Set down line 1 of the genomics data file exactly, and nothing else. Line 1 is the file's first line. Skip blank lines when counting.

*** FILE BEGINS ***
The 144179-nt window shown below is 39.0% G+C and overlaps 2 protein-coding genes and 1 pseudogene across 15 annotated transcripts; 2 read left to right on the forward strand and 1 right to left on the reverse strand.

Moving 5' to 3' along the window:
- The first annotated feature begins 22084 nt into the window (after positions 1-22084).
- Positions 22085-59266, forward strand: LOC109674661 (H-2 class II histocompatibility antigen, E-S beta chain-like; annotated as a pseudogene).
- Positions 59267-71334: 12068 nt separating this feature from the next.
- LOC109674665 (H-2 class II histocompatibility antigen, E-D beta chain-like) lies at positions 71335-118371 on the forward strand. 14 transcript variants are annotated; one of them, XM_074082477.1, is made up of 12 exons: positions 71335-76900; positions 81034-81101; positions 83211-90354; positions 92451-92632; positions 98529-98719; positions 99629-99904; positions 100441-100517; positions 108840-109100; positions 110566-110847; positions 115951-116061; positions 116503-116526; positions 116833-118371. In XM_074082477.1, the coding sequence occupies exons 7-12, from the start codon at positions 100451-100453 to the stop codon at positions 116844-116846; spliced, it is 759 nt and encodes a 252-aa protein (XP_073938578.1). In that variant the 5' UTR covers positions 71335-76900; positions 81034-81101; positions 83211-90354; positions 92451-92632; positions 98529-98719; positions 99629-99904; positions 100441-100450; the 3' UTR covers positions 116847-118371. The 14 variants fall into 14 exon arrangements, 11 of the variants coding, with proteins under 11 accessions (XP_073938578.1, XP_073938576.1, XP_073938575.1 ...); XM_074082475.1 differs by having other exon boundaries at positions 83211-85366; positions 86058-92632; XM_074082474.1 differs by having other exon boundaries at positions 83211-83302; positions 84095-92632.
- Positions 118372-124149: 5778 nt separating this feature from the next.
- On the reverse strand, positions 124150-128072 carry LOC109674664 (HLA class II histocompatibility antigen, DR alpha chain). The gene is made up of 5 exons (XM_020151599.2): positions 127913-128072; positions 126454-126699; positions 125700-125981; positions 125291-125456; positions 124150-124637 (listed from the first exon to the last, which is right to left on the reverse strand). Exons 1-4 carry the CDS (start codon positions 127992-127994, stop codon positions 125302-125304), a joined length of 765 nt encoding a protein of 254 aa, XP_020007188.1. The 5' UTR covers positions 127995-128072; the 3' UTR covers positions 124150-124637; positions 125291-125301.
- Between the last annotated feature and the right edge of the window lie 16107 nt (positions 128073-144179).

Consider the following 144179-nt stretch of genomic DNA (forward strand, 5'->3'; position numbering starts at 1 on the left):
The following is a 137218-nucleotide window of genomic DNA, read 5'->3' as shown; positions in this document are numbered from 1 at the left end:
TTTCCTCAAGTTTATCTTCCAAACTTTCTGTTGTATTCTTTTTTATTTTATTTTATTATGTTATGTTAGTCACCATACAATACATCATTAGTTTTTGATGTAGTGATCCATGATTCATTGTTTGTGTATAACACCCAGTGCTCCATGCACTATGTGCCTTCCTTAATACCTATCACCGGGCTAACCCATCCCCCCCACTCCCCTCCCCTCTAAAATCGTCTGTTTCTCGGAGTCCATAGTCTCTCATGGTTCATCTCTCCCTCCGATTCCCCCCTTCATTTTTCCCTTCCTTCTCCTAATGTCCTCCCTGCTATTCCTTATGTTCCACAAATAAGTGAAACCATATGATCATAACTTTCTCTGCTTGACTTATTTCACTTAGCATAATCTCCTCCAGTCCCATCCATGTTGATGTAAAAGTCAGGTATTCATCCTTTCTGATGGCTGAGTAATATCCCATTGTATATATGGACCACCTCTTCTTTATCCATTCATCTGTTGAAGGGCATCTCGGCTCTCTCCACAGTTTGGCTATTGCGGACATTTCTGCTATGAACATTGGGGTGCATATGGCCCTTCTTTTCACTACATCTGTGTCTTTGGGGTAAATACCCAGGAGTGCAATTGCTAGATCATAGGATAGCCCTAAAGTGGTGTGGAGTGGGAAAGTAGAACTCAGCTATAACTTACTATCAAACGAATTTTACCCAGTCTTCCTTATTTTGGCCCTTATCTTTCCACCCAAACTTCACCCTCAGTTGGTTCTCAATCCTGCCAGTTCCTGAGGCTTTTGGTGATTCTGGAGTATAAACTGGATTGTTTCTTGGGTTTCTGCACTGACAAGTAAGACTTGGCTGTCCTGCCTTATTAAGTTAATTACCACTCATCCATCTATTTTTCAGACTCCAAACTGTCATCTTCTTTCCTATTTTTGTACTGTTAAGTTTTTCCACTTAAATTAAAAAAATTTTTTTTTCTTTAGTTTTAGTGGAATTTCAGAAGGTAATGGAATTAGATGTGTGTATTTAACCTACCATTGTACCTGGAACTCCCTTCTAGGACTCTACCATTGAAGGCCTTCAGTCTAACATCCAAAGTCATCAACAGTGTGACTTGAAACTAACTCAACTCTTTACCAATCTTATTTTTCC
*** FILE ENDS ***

The 144179-nt window shown below is 39.0% G+C and overlaps 2 protein-coding genes and 1 pseudogene across 15 annotated transcripts; 2 read left to right on the forward strand and 1 right to left on the reverse strand.